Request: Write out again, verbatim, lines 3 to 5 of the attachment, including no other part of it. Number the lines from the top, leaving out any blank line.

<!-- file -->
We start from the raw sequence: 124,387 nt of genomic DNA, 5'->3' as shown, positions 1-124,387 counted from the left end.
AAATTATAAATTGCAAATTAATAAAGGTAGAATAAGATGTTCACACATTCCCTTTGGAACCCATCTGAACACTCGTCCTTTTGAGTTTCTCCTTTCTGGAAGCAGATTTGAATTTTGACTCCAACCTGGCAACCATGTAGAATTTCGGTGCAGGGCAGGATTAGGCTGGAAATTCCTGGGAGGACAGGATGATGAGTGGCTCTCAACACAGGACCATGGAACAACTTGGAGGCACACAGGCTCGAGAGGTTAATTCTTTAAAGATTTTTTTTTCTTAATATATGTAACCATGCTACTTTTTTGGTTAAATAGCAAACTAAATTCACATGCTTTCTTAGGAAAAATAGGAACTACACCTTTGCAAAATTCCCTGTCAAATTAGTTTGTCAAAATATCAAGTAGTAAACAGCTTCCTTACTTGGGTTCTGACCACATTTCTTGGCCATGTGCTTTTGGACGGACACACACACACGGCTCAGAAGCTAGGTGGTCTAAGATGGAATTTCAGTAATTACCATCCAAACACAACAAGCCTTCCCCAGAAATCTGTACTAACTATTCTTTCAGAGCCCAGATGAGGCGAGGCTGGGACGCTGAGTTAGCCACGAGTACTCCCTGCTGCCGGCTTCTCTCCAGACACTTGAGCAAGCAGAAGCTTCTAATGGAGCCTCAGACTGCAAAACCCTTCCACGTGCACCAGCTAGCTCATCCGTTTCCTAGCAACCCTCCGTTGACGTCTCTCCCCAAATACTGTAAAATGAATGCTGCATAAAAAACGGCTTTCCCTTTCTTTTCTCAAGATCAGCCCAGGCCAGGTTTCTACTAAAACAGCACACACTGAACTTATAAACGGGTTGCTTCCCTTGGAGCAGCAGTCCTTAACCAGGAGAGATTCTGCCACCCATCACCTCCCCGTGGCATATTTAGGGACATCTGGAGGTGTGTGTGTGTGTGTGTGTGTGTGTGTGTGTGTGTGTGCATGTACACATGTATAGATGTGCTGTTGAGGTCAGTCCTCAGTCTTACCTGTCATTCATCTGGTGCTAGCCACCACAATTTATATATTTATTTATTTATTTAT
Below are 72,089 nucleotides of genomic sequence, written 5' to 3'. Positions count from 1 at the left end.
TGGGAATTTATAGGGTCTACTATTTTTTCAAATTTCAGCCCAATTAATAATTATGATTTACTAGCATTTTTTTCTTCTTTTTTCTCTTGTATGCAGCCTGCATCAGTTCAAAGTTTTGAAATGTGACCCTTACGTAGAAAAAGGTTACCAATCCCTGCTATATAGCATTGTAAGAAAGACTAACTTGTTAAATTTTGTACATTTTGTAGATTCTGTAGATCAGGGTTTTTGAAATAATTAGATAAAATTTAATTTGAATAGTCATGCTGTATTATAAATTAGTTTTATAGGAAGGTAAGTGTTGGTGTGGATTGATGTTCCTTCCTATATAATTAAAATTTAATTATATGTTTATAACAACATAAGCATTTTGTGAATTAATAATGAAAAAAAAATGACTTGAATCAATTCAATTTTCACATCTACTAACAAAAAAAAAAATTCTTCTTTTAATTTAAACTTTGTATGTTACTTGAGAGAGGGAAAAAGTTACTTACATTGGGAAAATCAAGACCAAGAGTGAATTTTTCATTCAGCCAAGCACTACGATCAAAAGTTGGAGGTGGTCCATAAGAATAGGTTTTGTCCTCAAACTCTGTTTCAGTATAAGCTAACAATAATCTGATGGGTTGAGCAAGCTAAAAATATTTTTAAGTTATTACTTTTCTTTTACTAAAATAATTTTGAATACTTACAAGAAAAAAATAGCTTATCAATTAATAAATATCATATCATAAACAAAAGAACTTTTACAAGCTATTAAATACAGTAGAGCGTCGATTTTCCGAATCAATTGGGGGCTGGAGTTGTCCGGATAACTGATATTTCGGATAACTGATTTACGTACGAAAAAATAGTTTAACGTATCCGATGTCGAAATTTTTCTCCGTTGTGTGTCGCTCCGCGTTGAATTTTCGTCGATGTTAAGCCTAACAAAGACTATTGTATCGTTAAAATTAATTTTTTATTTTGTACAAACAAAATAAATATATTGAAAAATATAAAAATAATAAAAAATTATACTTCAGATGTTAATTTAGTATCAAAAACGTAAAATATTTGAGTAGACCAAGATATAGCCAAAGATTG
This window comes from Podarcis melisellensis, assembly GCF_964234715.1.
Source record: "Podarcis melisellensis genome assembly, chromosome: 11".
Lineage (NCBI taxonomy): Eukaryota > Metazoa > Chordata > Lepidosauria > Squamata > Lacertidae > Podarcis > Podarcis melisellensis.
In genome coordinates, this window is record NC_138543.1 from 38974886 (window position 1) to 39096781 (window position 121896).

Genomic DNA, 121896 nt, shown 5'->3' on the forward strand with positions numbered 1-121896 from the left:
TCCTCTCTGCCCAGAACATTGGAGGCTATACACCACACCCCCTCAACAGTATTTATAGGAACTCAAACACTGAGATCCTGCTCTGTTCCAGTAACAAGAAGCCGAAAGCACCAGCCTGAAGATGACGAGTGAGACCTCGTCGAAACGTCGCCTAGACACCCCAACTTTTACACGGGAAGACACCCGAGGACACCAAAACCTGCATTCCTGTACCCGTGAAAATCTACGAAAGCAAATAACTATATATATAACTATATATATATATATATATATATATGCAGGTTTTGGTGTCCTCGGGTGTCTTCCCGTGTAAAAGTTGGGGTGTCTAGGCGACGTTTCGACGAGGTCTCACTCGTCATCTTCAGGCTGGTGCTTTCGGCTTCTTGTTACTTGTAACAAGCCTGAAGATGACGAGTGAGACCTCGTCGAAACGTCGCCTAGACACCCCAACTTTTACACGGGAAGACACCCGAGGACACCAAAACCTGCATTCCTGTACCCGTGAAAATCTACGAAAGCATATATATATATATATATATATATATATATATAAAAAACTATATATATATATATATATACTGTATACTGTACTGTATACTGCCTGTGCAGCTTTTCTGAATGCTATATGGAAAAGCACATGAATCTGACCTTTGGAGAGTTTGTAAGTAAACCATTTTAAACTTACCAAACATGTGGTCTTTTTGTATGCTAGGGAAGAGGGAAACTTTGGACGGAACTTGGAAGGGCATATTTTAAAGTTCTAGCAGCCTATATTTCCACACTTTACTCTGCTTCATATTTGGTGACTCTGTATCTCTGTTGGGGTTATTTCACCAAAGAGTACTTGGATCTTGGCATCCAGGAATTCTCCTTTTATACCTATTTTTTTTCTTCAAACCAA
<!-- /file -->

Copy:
Below are 72,089 nucleotides of genomic sequence, written 5' to 3'. Positions count from 1 at the left end.
TGGGAATTTATAGGGTCTACTATTTTTTCAAATTTCAGCCCAATTAATAATTATGATTTACTAGCATTTTTTTCTTCTTTTTTCTCTTGTATGCAGCCTGCATCAGTTCAAAGTTTTGAAATGTGACCCTTACGTAGAAAAAGGTTACCAATCCCTGCTATATAGCATTGTAAGAAAGACTAACTTGTTAAATTTTGTACATTTTGTAGATTCTGTAGATCAGGGTTTTTGAAATAATTAGATAAAATTTAATTTGAATAGTCATGCTGTATTATAAATTAGTTTTATAGGAAGGTAAGTGTTGGTGTGGATTGATGTTCCTTCCTATATAATTAAAATTTAATTATATGTTTATAACAACATAAGCATTTTGTGAATTAATAATGAAAAAAAAATGACTTGAATCAATTCAATTTTCACATCTACTAACAAAAAAAAAAATTCTTCTTTTAATTTAAACTTTGTATGTTACTTGAGAGAGGGAAAAAGTTACTTACATTGGGAAAATCAAGACCAAGAGTGAATTTTTCATTCAGCCAAGCACTACGATCAAAAGTTGGAGGTGGTCCATAAGAATAGGTTTTGTCCTCAAACTCTGTTTCAGTATAAGCTAACAATAATCTGATGGGTTGAGCAAGCTAAAAATATTTTTAAGTTATTACTTTTCTTTTACTAAAATAATTTTGAATACTTACAAGAAAAAAATAGCTTATCAATTAATAAATATCATATCATAAACAAAAGAACTTTTACAAGCTATTAAATACAGTAGAGCGTCGATTTTCCGAATCAATTGGGGGCTGGAGTTGTCCGGATAACTGATATTTCGGATAACTGATTTACGTACGAAAAAATAGTTTAACGTATCCGATGTCGAAATTTTTCTCCGTTGTGTGTCGCTCCGCGTTGAATTTTCGTCGATGTTAAGCCTAACAAAGACTATTGTATCGTTAAAATTAATTTTTTATTTTGTACAAACAAAATAAATATATTGAAAAATATAAAAATAATAAAAAATTATACTTCAGATGTTAATTTAGTATCAAAAACGTAAAATATTTGAGTAGACCAAGATATAGCCAAAGATTG
This window comes from Podarcis melisellensis, assembly GCF_964234715.1.